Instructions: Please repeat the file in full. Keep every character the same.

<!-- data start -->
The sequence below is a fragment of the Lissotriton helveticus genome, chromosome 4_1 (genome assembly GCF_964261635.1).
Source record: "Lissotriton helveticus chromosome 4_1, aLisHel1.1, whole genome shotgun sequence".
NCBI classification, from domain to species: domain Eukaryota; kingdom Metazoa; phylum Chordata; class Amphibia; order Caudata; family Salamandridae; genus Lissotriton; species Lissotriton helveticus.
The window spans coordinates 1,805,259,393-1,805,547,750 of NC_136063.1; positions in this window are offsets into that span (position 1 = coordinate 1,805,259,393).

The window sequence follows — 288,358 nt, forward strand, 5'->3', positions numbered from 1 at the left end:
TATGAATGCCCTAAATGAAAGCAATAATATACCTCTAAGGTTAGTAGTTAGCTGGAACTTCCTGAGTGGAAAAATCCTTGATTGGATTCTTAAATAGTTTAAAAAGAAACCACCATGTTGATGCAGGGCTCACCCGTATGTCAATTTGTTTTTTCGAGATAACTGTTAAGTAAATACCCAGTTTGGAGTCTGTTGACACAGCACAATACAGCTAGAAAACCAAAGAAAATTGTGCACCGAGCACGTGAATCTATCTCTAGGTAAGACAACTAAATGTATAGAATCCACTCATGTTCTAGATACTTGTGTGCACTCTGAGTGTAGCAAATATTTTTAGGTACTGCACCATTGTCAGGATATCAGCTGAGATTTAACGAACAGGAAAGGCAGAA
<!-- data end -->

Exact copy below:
The sequence below is a fragment of the Lissotriton helveticus genome, chromosome 4_1 (genome assembly GCF_964261635.1).
Source record: "Lissotriton helveticus chromosome 4_1, aLisHel1.1, whole genome shotgun sequence".
NCBI classification, from domain to species: domain Eukaryota; kingdom Metazoa; phylum Chordata; class Amphibia; order Caudata; family Salamandridae; genus Lissotriton; species Lissotriton helveticus.
The window spans coordinates 1,805,259,393-1,805,547,750 of NC_136063.1; positions in this window are offsets into that span (position 1 = coordinate 1,805,259,393).

The window sequence follows — 288,358 nt, forward strand, 5'->3', positions numbered from 1 at the left end:
TATGAATGCCCTAAATGAAAGCAATAATATACCTCTAAGGTTAGTAGTTAGCTGGAACTTCCTGAGTGGAAAAATCCTTGATTGGATTCTTAAATAGTTTAAAAAGAAACCACCATGTTGATGCAGGGCTCACCCGTATGTCAATTTGTTTTTTCGAGATAACTGTTAAGTAAATACCCAGTTTGGAGTCTGTTGACACAGCACAATACAGCTAGAAAACCAAAGAAAATTGTGCACCGAGCACGTGAATCTATCTCTAGGTAAGACAACTAAATGTATAGAATCCACTCATGTTCTAGATACTTGTGTGCACTCTGAGTGTAGCAAATATTTTTAGGTACTGCACCATTGTCAGGATATCAGCTGAGATTTAACGAACAGGAAAGGCAGAA